I'm about a month away from my second non-consecutive term as the parent of teenagers. As a result, I'm once again catching up with youth culture through osmosis, as it's impossible to avoid the tastes when you're in close proximity. (I REALLY got caught up during that long drive to and from Florida last summer.)
The nostalgia curve, such as it is, runs roughly two decades behind. Do you want to know what age group an ad is targeted at? Take the year of the song, subtract 20, and that's the birth year of the target audience give or take five years either way. That investment firm using "Human" by the Human League? 1986, right at my age group. This explains the Everly Brothers in a denture cream ad and the simplified senior cell phones called the Jitterbug. Whatever was cool when you were 20 is what you will always think is cool.
The next generation then adopts the fashion with irony - the Happy Days fad of the 1970s, faux hippies in the late 80s. I slammed head on into this mid-last decade when my then-teen daughter (born '89) played me Bowling For Soup's "1985,"a direct shot at my college years and my stage in life:
Now it's happened again. My tween almost teen (not till March but he's already rounding up) has introduced me to a new song - the current number one hit, actually. But this time I don't feel mocked - I feel celebrated.
Our chart topper is "Thrift Shop," performed by - this is the actual artist credit - Macklemore & Ryan Lewis Featuring Wanz The Heist. Featuring is on most hits these days, but never puts out his own songs. When we finally get that album by Featuring it'll be the biggest hit ever.
"Thrift Shop" has got a few NSFW words, but without Tipper Gore's help I listened myself. The song is about, can you believe it, getting the coolest and most unique clothes at the secondhand store when there's only "20 dollars in my pocket." (Bonus retro points for the DeLorean in the video. 1.21 jigawatts!)
Savin' my money and I'm hella happy that's a bargain, bitch
I'ma take your grandpa's style, I'ma take your grandpa's style,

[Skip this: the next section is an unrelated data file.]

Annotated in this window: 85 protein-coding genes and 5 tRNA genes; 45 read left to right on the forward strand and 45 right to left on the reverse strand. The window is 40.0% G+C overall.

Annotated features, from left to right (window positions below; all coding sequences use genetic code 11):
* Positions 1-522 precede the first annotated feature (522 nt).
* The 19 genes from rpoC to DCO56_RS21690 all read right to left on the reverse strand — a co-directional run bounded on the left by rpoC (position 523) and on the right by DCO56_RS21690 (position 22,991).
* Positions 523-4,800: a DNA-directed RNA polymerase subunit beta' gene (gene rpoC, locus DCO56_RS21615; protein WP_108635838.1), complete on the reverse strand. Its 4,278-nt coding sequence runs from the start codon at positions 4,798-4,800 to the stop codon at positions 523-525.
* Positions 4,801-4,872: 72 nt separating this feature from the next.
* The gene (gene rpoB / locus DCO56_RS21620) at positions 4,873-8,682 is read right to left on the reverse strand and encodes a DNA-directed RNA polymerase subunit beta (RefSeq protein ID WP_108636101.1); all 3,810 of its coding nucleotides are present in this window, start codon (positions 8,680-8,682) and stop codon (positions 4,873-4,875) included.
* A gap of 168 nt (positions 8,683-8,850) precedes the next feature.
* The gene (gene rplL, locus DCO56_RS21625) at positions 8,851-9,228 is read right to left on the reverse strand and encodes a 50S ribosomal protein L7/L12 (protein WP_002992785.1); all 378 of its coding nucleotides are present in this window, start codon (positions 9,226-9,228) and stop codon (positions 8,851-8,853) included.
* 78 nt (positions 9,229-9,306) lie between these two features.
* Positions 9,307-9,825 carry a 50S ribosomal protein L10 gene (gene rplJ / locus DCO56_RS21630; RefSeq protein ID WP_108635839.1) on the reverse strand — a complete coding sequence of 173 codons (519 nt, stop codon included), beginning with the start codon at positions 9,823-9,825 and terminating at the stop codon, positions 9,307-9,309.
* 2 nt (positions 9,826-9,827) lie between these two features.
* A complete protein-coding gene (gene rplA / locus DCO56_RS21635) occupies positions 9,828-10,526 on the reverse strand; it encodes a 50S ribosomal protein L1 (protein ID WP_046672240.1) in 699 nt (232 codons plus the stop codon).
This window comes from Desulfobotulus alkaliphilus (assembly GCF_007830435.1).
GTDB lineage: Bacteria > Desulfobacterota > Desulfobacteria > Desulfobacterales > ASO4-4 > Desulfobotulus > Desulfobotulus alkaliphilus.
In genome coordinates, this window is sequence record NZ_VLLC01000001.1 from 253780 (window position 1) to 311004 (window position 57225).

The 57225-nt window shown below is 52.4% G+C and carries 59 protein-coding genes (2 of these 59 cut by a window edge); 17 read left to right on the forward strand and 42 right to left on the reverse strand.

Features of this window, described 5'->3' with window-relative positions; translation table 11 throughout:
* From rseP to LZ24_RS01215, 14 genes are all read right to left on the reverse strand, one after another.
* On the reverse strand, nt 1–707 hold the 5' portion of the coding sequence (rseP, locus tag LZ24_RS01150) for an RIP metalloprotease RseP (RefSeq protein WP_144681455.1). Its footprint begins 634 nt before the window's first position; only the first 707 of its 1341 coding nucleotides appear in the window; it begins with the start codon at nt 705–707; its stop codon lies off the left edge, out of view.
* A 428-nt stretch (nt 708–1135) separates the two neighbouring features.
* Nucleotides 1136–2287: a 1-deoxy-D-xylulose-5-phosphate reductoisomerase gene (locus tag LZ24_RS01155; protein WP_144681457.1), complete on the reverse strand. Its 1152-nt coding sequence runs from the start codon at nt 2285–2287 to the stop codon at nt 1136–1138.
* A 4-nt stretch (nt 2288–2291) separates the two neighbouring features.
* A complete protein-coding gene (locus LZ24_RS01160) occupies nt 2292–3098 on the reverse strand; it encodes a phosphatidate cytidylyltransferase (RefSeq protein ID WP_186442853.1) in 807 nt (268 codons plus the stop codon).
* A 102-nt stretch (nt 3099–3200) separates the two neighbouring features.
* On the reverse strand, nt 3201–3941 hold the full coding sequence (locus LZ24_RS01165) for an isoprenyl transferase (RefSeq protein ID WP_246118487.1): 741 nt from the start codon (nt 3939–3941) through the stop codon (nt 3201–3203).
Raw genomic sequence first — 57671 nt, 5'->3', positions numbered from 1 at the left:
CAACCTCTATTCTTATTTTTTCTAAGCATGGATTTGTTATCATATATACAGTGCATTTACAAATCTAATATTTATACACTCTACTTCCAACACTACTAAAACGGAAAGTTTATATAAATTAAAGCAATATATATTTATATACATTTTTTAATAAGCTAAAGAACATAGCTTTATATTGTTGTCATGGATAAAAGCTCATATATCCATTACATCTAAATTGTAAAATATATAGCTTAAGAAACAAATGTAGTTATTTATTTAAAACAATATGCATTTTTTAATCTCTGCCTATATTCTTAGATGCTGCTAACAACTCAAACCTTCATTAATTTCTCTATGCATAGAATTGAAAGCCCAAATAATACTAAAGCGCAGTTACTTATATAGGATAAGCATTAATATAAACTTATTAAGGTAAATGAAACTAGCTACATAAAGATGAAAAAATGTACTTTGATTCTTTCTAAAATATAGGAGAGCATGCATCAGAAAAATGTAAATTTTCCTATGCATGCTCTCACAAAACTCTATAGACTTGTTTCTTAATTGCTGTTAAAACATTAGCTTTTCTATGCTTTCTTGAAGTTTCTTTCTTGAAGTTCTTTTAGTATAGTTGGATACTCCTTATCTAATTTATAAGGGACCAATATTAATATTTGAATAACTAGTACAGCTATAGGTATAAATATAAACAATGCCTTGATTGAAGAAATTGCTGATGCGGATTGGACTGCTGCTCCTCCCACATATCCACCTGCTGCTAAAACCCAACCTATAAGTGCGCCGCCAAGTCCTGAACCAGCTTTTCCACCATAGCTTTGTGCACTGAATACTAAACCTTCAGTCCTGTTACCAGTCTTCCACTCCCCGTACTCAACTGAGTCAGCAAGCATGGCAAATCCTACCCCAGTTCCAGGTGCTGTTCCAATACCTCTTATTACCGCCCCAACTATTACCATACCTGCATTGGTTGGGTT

No for real - ask your grandpa - can I have his hand-me-downs? (Thank you)
Velour jumpsuit and some house slippers
Dookie brown leather jacket that I found diggin'
I'm digging, I'm digging, I'm searching right through that luggage
One man's trash, that's another man's come-up
Thank your granddad for donating that plaid button-up shirt
'Cause right now I'm up in her stunting
I'm at the Goodwill, you can find me in the (Uptons)
I'm not, I'm not sick of searchin' in that section (Uptons)
And some harsh words for bought-new designer label clothes:
Fifty dollars for a T-shirt - that's just some ignorant bitch (shit)
I call that getting swindled and pimped (shit)
I call that getting tricked by a business
That shirt's hella dough
And having the same one as six other people in this club is a hella don't
Thrift store shopping for grandpa-style clothes? And it's cool? I've been doing that for close to 30 years. I remember a certain song* about fining a hat at a secondhand store, in fact. (Yes, that's actually where I got it.) And while my tastes (and my hairline) may not fit in at the club, this granddad can't help but feel just a little bit cooler.
I have to be very careful not to tell the boys, or the concept will lose all coolness. However, we reserve the right to remind them of this song when it's back to school clothes shopping time.
* The Warren Zevon cover version; Prince is the most internet-unfriendly artist on the planet.